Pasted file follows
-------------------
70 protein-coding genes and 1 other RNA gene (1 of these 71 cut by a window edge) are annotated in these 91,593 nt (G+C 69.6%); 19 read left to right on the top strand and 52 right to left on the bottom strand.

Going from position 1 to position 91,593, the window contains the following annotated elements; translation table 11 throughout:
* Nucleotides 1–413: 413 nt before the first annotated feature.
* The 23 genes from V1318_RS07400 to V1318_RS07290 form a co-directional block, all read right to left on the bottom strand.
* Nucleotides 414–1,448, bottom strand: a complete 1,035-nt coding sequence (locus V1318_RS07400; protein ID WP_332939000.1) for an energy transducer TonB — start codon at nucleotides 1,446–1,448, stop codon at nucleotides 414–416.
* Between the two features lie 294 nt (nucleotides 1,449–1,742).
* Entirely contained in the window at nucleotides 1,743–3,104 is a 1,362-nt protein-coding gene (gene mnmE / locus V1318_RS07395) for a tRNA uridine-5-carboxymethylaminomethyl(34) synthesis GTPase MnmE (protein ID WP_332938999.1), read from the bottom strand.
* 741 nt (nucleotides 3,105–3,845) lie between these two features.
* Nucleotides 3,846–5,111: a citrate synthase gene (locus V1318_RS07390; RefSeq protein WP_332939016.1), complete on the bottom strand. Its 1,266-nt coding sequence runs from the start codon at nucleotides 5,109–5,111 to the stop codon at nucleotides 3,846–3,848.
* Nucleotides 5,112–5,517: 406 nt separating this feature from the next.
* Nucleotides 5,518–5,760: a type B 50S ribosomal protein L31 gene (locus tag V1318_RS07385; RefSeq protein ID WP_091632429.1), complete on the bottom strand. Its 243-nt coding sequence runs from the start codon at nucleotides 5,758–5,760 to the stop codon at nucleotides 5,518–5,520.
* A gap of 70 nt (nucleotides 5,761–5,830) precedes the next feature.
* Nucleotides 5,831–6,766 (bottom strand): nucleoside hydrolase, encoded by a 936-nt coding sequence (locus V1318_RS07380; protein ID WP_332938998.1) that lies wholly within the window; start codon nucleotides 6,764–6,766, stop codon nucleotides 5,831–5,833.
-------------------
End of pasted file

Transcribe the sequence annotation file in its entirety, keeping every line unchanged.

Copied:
70 protein-coding genes and 1 other RNA gene (1 of these 71 cut by a window edge) are annotated in these 91,593 nt (G+C 69.6%); 19 read left to right on the top strand and 52 right to left on the bottom strand.

Going from position 1 to position 91,593, the window contains the following annotated elements; translation table 11 throughout:
* Nucleotides 1–413: 413 nt before the first annotated feature.
* The 23 genes from V1318_RS07400 to V1318_RS07290 form a co-directional block, all read right to left on the bottom strand.
* Nucleotides 414–1,448, bottom strand: a complete 1,035-nt coding sequence (locus V1318_RS07400; protein ID WP_332939000.1) for an energy transducer TonB — start codon at nucleotides 1,446–1,448, stop codon at nucleotides 414–416.
* Between the two features lie 294 nt (nucleotides 1,449–1,742).
* Entirely contained in the window at nucleotides 1,743–3,104 is a 1,362-nt protein-coding gene (gene mnmE / locus V1318_RS07395) for a tRNA uridine-5-carboxymethylaminomethyl(34) synthesis GTPase MnmE (protein ID WP_332938999.1), read from the bottom strand.
* 741 nt (nucleotides 3,105–3,845) lie between these two features.
* Nucleotides 3,846–5,111: a citrate synthase gene (locus V1318_RS07390; RefSeq protein WP_332939016.1), complete on the bottom strand. Its 1,266-nt coding sequence runs from the start codon at nucleotides 5,109–5,111 to the stop codon at nucleotides 3,846–3,848.
* Nucleotides 5,112–5,517: 406 nt separating this feature from the next.
* Nucleotides 5,518–5,760: a type B 50S ribosomal protein L31 gene (locus tag V1318_RS07385; RefSeq protein ID WP_091632429.1), complete on the bottom strand. Its 243-nt coding sequence runs from the start codon at nucleotides 5,758–5,760 to the stop codon at nucleotides 5,518–5,520.
* A gap of 70 nt (nucleotides 5,761–5,830) precedes the next feature.
* Nucleotides 5,831–6,766 (bottom strand): nucleoside hydrolase, encoded by a 936-nt coding sequence (locus V1318_RS07380; protein ID WP_332938998.1) that lies wholly within the window; start codon nucleotides 6,764–6,766, stop codon nucleotides 5,831–5,833.